Alignment Tool Comparisons

Secrets, tips, tools, design considerations, materials, the "science" behind it all, and other topics related to building the cars and semi-trucks.
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whodathunkit
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Re: Alignment Tool Comparisons

Post by whodathunkit » Mon Oct 06, 2014 7:06 pm

LightingBoy,Thanks for the Tip on the #44 brad point drill bit!
$15.37 seems like alot to pay for just one drill bit.
Plus I noted: the overall length on the one you linked to is 2''.

:idk: would a shorter overall length say around 1 3/4" for the #44 brad point drill bit
work better as far as chuck run out.

I'm not trying to take your lighting away from you LightingBoy.
Just thought I'd join you on some good tips for brad point drill bits at a little bit cheeper price.
Here is where i get my short brad point bits from.
http://www.woodshopbits.com/product-p/wlf800.htm
Hope this link helps out as well.


What type of automobile can be spelled the same forwards & backwards?

Kenny
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Re: Alignment Tool Comparisons

Post by Kenny » Wed Nov 02, 2016 1:05 pm

Hi folks! It's certainly been a while! :)

One additional attribute that is worth considering for the Den and Pack build night scenarios is that the some of these jigs have the drill bit guide that gets bigger and less precise with each use. This is true even for the tools requiring no drill press. Most of the lower cost tools are designed for limited and careful use by a family for a handful of cars in order to keep costs down. For this reason be very wary of picking up second-hand tools where drills pass through soft metal ;)

One other thought here too: It is quite possible to get a unit that has been machined out of alignment from Manufacturer, so be sure to check it before using these alignment jigs. It happens even to very reputable companies sometimes. It happened to us, and the Seller promptly made it right.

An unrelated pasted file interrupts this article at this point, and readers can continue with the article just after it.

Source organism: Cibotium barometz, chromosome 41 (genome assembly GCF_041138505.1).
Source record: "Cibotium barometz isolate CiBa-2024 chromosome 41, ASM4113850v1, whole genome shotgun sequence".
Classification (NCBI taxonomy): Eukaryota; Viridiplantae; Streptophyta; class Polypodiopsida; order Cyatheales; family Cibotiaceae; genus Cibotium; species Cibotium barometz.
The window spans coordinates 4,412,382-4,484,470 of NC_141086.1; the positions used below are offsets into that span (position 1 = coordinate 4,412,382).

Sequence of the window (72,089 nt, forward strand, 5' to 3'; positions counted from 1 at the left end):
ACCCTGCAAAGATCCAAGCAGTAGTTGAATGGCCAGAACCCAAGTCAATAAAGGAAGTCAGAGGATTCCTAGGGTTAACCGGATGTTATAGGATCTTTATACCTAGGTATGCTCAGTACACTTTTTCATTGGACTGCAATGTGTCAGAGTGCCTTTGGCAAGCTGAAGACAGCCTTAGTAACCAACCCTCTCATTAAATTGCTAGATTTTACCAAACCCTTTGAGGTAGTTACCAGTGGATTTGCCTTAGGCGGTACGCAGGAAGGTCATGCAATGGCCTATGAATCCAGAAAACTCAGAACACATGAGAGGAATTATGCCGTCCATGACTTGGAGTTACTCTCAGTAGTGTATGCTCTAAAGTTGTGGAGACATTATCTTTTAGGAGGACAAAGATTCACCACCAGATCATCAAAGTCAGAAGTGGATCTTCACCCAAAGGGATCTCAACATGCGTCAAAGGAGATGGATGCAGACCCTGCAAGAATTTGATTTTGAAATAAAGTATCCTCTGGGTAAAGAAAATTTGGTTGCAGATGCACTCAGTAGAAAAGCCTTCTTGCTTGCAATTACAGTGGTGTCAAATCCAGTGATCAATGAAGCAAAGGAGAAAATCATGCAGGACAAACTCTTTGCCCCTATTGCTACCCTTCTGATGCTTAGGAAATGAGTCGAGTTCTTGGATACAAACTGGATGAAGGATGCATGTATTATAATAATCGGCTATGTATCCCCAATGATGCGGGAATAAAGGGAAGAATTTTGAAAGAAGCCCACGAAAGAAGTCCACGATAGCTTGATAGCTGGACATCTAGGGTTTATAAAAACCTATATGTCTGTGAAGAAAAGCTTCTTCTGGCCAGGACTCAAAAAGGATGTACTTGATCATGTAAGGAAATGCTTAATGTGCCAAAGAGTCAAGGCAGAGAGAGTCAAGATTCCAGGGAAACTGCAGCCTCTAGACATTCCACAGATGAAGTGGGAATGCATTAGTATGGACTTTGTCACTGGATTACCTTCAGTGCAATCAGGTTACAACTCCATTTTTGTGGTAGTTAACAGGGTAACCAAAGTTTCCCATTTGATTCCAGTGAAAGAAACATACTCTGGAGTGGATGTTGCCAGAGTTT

Kenny



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Vitamin K
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Re: Alignment Tool Comparisons

Post by Vitamin K » Wed Nov 02, 2016 7:12 pm

Kenny wrote:Hi folks! It's certainly been a while! :)

One additional attribute that is worth considering for the Den and Pack build night scenarios is that the some of these jigs have the drill bit guide that gets bigger and less precise with each use. This is true even for the tools requiring no drill press. Most of the lower cost tools are designed for limited and careful use by a family for a handful of cars in order to keep costs down. For this reason be very wary of picking up second-hand tools where drills pass through soft metal ;)
Some of the higher-end drill jigs sold by some of the performance-oriented race sites (Derby Evolution, for example) use hardened steel bushings for the drill guide to prevent wear. Of course, nothing lasts forever. Still, I'd think you'd get a LOT of axle holes (especially if you're sticking to a pin vise) before you made a dent in those.
Kenny wrote: One other thought here too: It is quite possible to get a unit that has been machined out of alignment from Manufacturer, so be sure to check it before using these alignment jigs. It happens even to very reputable companies sometimes. It happened to us, and the Seller promptly made it right.
True! Some of the tests from folks like Lightninboy and Bracketracer could prove very useful here!



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